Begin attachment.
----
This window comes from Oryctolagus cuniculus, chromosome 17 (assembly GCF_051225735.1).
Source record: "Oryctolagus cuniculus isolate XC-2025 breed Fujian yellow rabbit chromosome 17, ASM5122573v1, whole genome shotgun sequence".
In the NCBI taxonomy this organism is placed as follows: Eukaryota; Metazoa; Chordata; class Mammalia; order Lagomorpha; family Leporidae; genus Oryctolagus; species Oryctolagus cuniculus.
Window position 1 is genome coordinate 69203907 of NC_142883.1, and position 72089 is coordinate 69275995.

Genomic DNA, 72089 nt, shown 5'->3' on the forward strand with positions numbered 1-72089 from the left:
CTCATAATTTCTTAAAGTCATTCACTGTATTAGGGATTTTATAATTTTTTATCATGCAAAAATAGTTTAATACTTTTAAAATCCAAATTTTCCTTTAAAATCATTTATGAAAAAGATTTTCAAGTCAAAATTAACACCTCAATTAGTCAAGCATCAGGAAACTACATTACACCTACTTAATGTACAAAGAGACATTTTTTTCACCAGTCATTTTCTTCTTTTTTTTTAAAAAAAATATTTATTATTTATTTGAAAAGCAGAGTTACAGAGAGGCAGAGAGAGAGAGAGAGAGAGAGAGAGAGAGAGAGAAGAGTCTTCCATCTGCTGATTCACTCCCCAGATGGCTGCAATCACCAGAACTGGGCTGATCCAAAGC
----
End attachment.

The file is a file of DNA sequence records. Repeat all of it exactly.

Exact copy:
This window comes from Oryctolagus cuniculus, chromosome 17 (assembly GCF_051225735.1).
Source record: "Oryctolagus cuniculus isolate XC-2025 breed Fujian yellow rabbit chromosome 17, ASM5122573v1, whole genome shotgun sequence".
In the NCBI taxonomy this organism is placed as follows: Eukaryota; Metazoa; Chordata; class Mammalia; order Lagomorpha; family Leporidae; genus Oryctolagus; species Oryctolagus cuniculus.
Window position 1 is genome coordinate 69203907 of NC_142883.1, and position 72089 is coordinate 69275995.

Genomic DNA, 72089 nt, shown 5'->3' on the forward strand with positions numbered 1-72089 from the left:
CTCATAATTTCTTAAAGTCATTCACTGTATTAGGGATTTTATAATTTTTTATCATGCAAAAATAGTTTAATACTTTTAAAATCCAAATTTTCCTTTAAAATCATTTATGAAAAAGATTTTCAAGTCAAAATTAACACCTCAATTAGTCAAGCATCAGGAAACTACATTACACCTACTTAATGTACAAAGAGACATTTTTTTCACCAGTCATTTTCTTCTTTTTTTTTAAAAAAAATATTTATTATTTATTTGAAAAGCAGAGTTACAGAGAGGCAGAGAGAGAGAGAGAGAGAGAGAGAGAGAGAGAGAAGAGTCTTCCATCTGCTGATTCACTCCCCAGATGGCTGCAATCACCAGAACTGGGCTGATCCAAAGC